15             DR. GORDON:  I am glad you actually


 16   mentioned that because I think it is worth some


 17   comment.  First of all, I think viruses might be


 18   able to break the barrier and then go through.  I


 19   mean viruses can hurt cells, and if you flood cells


 20   with them, you might get a weakening of a barrier


 21   by the very action of the virus.


 22             Then, there are disease states.  Disease


 23   states are exposed internal portion of the


 24   seminiferous tubules to the outside, I think


 25   intuitively are not likely to be so flagrant as to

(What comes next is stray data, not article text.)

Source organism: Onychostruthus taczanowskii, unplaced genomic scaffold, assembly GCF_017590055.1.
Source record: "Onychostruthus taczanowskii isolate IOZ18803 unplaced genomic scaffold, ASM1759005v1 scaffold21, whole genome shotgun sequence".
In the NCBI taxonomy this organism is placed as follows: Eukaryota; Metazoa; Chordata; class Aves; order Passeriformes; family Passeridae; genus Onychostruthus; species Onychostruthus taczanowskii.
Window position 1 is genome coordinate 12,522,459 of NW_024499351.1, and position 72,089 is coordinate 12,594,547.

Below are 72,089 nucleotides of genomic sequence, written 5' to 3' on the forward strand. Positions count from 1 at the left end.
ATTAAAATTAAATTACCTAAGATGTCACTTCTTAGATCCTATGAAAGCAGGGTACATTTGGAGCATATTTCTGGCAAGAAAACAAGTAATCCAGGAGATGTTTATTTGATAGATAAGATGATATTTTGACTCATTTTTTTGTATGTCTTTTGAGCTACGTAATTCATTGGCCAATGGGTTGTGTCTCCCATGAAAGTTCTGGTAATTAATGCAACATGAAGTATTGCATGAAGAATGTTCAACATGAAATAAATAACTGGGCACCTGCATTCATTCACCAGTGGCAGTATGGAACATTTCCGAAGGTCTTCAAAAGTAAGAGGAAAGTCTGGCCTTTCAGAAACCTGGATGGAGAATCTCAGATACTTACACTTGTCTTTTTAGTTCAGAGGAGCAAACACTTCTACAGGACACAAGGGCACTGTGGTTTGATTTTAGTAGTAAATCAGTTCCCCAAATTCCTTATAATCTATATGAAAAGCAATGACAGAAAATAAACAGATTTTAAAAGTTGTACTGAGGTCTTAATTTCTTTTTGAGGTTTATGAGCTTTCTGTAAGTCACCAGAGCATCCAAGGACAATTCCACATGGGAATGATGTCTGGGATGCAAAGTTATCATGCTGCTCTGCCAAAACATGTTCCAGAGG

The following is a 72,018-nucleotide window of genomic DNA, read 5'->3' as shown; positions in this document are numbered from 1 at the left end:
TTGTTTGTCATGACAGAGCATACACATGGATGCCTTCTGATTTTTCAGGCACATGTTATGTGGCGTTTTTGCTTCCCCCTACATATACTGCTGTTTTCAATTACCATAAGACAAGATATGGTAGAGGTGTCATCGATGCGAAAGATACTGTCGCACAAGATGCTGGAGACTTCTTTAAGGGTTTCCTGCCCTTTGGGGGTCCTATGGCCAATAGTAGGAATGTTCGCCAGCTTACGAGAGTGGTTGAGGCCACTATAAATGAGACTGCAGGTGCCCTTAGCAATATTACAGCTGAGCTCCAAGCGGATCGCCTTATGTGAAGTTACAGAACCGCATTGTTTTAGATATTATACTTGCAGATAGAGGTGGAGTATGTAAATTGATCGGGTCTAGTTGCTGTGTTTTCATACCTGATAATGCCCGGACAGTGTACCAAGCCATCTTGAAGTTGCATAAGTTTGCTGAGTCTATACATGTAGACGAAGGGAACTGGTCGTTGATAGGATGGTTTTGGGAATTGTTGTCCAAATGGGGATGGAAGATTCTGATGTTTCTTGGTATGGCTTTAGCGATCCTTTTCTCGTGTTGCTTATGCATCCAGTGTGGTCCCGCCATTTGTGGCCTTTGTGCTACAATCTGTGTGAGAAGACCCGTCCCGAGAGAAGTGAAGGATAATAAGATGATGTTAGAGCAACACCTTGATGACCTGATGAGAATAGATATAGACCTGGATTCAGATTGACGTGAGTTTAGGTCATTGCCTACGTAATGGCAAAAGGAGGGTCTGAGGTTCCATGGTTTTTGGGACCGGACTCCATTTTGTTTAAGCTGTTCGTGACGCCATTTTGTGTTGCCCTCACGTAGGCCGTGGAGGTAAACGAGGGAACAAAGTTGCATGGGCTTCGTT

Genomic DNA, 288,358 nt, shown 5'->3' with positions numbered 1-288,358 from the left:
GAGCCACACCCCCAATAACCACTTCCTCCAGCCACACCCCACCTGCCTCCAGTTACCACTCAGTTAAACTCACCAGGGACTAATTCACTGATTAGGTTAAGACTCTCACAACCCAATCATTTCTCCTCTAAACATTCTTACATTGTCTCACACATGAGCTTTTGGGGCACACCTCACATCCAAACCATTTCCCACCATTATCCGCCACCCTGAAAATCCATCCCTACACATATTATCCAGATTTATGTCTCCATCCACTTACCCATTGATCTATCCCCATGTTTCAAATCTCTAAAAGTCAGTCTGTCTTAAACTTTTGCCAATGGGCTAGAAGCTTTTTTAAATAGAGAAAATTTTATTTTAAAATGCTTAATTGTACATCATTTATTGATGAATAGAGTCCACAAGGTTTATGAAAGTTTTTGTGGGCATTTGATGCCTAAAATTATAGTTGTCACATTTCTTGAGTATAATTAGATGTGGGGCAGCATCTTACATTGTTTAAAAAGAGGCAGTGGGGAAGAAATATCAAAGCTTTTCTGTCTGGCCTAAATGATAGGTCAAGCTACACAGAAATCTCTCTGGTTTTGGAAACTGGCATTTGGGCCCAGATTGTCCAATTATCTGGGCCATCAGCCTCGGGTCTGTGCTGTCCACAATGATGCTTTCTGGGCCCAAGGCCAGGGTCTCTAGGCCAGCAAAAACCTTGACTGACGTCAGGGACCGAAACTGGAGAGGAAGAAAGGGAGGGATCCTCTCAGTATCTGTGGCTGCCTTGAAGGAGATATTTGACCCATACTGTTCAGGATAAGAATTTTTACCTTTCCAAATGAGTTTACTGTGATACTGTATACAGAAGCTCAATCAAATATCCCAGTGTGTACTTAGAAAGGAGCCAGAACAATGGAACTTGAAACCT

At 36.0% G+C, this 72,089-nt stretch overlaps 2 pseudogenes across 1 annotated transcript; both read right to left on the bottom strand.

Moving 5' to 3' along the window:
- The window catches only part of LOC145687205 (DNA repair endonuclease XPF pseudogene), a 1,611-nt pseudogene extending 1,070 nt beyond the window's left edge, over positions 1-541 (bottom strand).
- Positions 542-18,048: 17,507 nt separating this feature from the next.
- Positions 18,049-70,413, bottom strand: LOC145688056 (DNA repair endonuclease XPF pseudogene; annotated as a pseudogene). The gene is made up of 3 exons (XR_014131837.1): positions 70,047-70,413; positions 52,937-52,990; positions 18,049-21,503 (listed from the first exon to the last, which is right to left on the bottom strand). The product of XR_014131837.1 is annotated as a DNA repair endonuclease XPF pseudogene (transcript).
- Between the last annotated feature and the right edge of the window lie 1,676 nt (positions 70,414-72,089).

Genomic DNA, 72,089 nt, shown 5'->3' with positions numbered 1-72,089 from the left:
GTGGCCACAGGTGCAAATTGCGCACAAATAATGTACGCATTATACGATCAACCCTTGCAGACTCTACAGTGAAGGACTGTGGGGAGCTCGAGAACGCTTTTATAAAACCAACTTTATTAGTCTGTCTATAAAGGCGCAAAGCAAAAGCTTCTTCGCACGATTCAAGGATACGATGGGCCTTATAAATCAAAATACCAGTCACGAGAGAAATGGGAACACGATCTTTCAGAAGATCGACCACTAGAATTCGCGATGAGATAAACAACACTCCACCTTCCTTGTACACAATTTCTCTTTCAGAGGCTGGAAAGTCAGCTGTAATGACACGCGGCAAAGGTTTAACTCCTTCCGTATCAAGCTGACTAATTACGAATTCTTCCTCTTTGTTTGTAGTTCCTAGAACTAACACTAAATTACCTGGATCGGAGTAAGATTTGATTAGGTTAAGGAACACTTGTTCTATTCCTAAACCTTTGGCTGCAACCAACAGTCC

1   raise the risk significantly just because I think


  2   that would have a big impact on spermatogenesis,


  3   too, but I did want to say that there are ways --


  4   well, the FDA speaker was point out that localized


  5   injection is less risky than perhaps systemic


  6   injection, but I think one exception should be


  7   taken to that, and that is injections into things


  8   like the prostate, which by no means is an inactive


  9   area of research, so I do agree that while these


 10   barriers exist, one cannot predict from that


 11   intuition that in all of the settings of gene


 12   therapy, where a vector's ability to cross barriers


 13   may vary, or a vector's ability to violate the


 14   barrier and get in on their own may vary, where


 15   disease states may vary.


 16             So biologically, these barriers exist, but